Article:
TUNIS, Dec 22 (Reuters) – The reopening of western Libya’s main oil pipelines puts ambitious production targets within reach, but the shadow of an unresolved conflict and the risk of new blockades hang over potential output gains.
Just four months ago, Libya’s output was languishing under 300,000 barrels per day (bpd), a fraction of the 1.6 million bpd the OPEC member had been producing before its 2011 uprising.
Now valves on pipelines from the major oilfields of Sharara and El Feel have been opened and the NOC says it can push output from 600,000 bpd currently to nearly 900,000 bpd by March.
That could upset plans by the Organization of the Petroleum Exporting Countries to bolster global prices – Libya along with Nigeria was exempted from a recent pledge to cut production – but it would provide relief for a country driven to the brink of economic collapse by a drastic fall in oil revenue.
“This is the first time for three years that all our oil will flow freely,” NOC Chairman Mustafa Sanalla said. Workers cheered as gas flares were lit on Wednesday at Sharara, which has a capacity of 330,000 bpd.
The NOC said no money changed hands and no backroom deals were made to open up the pipelines.
It has warned that production restarts will be gradual, because infrastructure across the country has been damaged by fighting and neglect.
But the deal is also seen as fragile, the result of tortuous negotiations with local groups around the northwestern town of Zintan, close to where the valves had been shut.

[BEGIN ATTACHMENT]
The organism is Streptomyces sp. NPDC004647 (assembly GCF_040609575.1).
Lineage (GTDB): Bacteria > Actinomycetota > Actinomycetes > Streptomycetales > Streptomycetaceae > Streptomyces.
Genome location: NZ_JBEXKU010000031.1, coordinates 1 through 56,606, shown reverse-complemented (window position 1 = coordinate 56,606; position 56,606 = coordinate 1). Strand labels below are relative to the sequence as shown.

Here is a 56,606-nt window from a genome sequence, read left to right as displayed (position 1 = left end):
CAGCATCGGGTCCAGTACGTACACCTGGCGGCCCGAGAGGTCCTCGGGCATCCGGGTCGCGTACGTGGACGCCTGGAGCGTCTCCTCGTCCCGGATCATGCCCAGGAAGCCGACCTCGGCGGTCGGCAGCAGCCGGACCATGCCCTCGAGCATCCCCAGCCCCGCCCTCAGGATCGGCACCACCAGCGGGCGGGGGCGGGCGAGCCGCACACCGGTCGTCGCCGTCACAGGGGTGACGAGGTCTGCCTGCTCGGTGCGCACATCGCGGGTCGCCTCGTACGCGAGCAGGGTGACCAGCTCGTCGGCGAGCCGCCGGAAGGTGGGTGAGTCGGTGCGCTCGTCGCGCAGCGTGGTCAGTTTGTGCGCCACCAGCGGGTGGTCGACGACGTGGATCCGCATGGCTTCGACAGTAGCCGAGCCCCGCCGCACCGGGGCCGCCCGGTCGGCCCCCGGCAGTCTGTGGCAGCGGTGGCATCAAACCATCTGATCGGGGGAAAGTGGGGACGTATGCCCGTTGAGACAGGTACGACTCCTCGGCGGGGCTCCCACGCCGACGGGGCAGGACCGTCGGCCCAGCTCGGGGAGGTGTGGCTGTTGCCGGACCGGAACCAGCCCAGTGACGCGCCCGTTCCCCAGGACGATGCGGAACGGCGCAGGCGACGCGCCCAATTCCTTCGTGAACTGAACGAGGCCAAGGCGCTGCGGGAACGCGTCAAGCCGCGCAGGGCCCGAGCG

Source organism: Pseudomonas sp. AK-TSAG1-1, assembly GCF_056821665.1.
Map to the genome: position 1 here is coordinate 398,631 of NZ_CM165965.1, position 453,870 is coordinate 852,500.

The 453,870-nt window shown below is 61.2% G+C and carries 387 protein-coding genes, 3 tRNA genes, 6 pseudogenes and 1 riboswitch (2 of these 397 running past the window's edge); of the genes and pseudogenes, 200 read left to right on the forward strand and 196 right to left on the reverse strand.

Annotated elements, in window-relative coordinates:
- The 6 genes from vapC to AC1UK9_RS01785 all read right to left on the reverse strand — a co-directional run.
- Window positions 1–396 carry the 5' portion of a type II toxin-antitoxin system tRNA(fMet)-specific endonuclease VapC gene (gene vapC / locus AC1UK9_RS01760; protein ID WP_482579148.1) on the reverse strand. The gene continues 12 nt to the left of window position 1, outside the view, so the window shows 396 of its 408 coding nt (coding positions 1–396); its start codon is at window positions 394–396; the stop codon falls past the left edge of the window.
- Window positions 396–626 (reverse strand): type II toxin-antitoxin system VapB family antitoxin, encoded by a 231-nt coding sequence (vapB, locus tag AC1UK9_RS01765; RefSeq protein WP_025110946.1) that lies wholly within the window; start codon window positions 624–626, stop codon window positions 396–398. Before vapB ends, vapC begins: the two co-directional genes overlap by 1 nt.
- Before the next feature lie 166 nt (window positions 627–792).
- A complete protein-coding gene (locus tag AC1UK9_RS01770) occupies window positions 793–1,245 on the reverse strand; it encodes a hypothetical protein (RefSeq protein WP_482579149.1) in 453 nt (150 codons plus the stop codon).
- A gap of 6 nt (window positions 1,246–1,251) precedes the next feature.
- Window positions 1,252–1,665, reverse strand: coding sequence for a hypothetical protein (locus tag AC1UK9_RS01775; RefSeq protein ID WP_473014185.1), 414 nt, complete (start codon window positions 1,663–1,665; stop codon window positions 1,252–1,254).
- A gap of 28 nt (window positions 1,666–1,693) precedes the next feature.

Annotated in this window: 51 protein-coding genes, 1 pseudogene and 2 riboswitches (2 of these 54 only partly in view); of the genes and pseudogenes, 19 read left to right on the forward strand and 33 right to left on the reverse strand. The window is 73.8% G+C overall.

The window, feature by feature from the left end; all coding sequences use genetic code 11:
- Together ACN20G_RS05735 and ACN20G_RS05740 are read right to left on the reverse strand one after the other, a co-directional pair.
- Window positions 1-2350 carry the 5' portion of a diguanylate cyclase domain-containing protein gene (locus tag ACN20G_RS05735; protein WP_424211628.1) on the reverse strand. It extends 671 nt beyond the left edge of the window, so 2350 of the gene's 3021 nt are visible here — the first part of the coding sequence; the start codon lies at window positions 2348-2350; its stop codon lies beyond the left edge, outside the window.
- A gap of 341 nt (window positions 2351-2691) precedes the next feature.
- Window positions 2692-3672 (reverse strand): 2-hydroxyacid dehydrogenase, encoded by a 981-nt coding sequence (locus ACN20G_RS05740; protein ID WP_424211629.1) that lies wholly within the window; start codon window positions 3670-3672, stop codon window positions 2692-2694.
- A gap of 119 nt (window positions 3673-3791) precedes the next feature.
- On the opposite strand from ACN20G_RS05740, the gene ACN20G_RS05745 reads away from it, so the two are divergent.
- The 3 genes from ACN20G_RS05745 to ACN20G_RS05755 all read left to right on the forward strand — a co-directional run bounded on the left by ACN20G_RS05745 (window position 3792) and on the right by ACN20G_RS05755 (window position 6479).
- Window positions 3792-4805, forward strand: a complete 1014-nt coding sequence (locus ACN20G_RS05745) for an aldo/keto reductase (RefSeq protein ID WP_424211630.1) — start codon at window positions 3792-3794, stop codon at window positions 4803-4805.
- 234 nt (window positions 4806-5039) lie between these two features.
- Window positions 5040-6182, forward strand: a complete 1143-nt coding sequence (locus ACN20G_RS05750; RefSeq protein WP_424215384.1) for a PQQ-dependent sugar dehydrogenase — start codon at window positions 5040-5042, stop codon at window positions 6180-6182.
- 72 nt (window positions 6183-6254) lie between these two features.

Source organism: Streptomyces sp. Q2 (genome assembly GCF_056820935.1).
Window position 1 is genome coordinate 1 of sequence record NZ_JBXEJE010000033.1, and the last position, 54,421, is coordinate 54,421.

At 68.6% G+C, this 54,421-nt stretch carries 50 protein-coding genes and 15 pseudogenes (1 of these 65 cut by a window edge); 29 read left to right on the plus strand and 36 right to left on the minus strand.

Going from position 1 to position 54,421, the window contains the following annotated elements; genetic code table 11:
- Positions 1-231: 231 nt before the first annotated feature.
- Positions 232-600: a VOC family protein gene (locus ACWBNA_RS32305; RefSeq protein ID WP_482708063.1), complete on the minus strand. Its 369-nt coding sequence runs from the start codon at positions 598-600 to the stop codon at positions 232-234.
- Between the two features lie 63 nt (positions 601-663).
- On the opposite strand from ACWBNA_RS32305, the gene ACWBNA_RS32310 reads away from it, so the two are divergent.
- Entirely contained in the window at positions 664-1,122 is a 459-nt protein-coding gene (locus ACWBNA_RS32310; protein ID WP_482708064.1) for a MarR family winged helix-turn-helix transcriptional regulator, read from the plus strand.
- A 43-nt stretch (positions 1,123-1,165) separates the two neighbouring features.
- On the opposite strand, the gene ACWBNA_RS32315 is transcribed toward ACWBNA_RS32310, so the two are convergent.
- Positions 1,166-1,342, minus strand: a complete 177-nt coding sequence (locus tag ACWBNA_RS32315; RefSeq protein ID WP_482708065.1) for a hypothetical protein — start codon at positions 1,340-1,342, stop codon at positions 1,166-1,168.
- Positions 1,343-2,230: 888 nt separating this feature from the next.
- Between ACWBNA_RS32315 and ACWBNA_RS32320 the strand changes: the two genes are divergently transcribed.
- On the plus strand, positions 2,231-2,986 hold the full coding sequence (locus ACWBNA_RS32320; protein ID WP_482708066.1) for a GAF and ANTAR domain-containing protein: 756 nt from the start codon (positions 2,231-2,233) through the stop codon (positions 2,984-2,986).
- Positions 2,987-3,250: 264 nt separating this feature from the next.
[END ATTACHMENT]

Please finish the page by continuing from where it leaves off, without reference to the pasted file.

It is just one example of how the NOC has to try to navigate the tangled web of political and armed factions that have vied for power in Libya since a 2011 uprising.
Even after a faction of Petroleum Facilities Guard (PFG) announced the reopening, it was six days before the NOC officially confirmed it, reflecting concerns that the pledge would not be fulfilled.
An official at El Feel said a separate faction of the PFG from the Tebu ethnic group had been obstructing operations there. A Libyan oil industry source said that was still the case on Thursday.
“These negotiations take multiple groups and multiple actors to move things,” said Claudia Gazzini, Libya analyst for International Crisis Group. The PFG, which is meant to be a national force, has splintered into sub-groups with conflicting political loyalties.
“It’s still a very fragile oil and gas structure. Reopening one valve doesn’t give any guarantee that production will restart in the fields,” said Gazzini.
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